Creative Innovation 2019 (Ci2019)

Inviting potential innovators in…

Monday, 1 October 2012

by Susan Wade

Many exceptional, creative minds are currently not being invited into our organisations.

Despite her remarkable visual abilities and innovative approach to the design of livestock handling facilities, Temple Grandin, arguably the most famous living person with autism, talks of having to “get in through the back door” throughout her professional life.

Some highly able and creative individuals on the autism spectrum may have successfully walked through the front door of organisations – indeed there are participants in my PhD research who have.  Yet, there are many more on the autism spectrum with high intellectual and creative potential that remain on the wrong side of the professional employment door.  This is a significant problem, not just for the individual living below their potential, but also for organisations and ultimately for society which risks missing out on the creative contributions of these ‘different minds’.

The old saying ‘be careful what you wish for’ is good advice for organisations in their employment decisions.  It seems entirely logical to prefer employees who are socially skilled, politically savvy team players.  The interview process in most organisations does an outstanding job at ensuring that people with this skill set are welcomed.  Yet, when we start to see a broad range of capacities as ‘basic’, ‘mandatory’ or ‘core’ there is the possibility that a great deal of skill diversity – and potential for innovation – is lost.

The important question to ask here is, ‘who is not coming through the front door of our organisations’?

Past creative breakthroughs have often been the product of individuals who are not natural team players or highly socially skilled. There is a risk of losing the creative contributions of many and constraining the full potential of organisations if we don’t better understand the value and needs of individuals with uneven abilities.

Uneven abilities – or high abilities co-existing with an area of significant weakness – may even be related to creative potential.  Creativity researchers have long recognised that those producing creative works have often had an uneven profile of abilities – featuring striking strengths and profound weaknesses.

The cognitive profile of those with Asperger’s syndrome is described by Professor Tony Attwood as being ‘conspicuously uneven’.  Professor Baron-Cohen from Cambridge University considers the characteristics of Issac Newton and Albert Einstein, concluding that their social difficulties were consistent with a diagnosis of Asperger’s syndrome – an Autism Spectrum Condition.  Research has also documented the traits of autism in profoundly gifted people, including a Field Medal winner (the Nobel Prize equivalent in mathematics).

Autism includes the whole ‘spectrum’ of abilities and it is certainly not helpful to buy into stereotypes or myths about all people with autism having special talents. That said, Autism Spectrum Conditions such as Asperger’s syndrome are diagnosed in some individuals with very high abilities. Dr. Hans Asperger first noted the creative potential of individuals with Asperger’s syndrome in 1944.  He highlighted their potential for success in high positions, describing their ‘autistic intelligence’ as being “akin to the intelligence of true creativity”.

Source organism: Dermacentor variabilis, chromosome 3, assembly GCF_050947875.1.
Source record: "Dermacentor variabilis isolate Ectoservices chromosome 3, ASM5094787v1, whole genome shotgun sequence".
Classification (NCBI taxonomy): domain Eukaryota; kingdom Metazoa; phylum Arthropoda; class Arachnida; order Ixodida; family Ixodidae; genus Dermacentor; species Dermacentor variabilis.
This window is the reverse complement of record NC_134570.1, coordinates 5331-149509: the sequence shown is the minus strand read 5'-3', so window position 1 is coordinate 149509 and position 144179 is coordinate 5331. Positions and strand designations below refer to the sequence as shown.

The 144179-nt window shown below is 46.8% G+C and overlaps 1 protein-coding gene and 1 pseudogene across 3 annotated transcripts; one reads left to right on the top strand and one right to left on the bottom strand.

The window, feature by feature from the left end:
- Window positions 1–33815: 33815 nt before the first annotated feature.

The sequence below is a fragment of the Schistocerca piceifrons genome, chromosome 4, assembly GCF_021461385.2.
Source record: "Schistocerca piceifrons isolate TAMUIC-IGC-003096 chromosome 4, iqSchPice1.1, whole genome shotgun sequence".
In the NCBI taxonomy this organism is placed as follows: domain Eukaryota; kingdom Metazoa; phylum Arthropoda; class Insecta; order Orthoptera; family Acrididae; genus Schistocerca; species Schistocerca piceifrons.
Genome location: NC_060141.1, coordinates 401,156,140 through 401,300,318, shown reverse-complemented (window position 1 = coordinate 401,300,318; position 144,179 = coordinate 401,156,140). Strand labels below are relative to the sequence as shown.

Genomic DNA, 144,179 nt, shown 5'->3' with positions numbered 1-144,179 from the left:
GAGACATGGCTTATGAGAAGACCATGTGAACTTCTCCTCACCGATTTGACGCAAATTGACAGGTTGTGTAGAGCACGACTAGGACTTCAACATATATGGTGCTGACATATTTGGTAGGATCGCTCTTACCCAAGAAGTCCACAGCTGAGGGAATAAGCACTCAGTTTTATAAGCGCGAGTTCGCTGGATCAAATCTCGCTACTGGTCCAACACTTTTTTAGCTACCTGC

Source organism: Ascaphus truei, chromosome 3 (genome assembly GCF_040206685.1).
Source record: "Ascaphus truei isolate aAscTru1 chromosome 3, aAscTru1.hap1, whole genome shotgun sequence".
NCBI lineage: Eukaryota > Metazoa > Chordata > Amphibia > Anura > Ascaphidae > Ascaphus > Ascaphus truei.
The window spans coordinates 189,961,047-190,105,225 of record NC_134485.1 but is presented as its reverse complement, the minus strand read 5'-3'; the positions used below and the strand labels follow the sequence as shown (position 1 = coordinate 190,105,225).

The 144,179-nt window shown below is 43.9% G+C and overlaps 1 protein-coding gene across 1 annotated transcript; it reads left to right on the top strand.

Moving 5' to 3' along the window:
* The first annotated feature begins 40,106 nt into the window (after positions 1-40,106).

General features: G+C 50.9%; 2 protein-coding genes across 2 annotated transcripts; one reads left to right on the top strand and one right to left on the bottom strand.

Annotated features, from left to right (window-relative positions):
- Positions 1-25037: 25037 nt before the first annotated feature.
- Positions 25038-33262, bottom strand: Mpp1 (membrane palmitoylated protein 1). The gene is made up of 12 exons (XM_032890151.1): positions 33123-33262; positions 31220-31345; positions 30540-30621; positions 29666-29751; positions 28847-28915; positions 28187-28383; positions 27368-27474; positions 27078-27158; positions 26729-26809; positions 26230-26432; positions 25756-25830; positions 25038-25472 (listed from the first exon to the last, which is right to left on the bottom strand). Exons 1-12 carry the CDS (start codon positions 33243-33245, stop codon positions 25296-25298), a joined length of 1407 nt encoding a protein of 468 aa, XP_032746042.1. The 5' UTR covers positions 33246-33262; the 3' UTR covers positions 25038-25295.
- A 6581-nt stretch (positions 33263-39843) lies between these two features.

The participants in my PhD study “Abilities, Achievement and the Autism Spectrum” also demonstrate remarkable abilities and high achievement across a wide range of talent domains.  Attributes supporting creativity in gifted individuals on the autism spectrum may include the ability to disregard social conventions, intense focus, drive for perfection, divergent thinking and extended time spent alone.  A different way of thinking is described beautifully by one highly successful participant working in the finance industry. He proposed that while other people seem to want to “think outside the box”, people with Asperger’s syndrome don’t see a box.

Organisations can develop a more innovative culture by inviting less conventionally employable individuals to find a place within the organisation and then by supporting them appropriately. This will require leaders of the future to be aware of the full range of human capacities and find creative ways for people to contribute their unique strengths. Future leaders will need to use their intellect alongside their empathy, flexibility and vision in order to facilitate this. Strong leadership will be required to ensure that employees with a ‘difference’ are valued and respected within the organisational culture.

The complex nature of community and global challenges we face must be met by empowering individuals to make their unique contribution rather than encouraging ‘generic’ skills and competencies.  How many highly gifted, innovative, divergent thinkers – including those on the autism spectrum – are not given the opportunity to bring their intellect and creativity to the challenges we face at a range of levels?

Opening the door to potential innovators can happen if organisations fully appreciate the value of drawing on a diversity of talented minds.

Susan Wade is a Ci2012 Innovation Leader Scholarship winner and PhD Candidate in the Faculty of Education at Monash University.  Her research focuses on talent development in highly able individuals on the autism spectrum.


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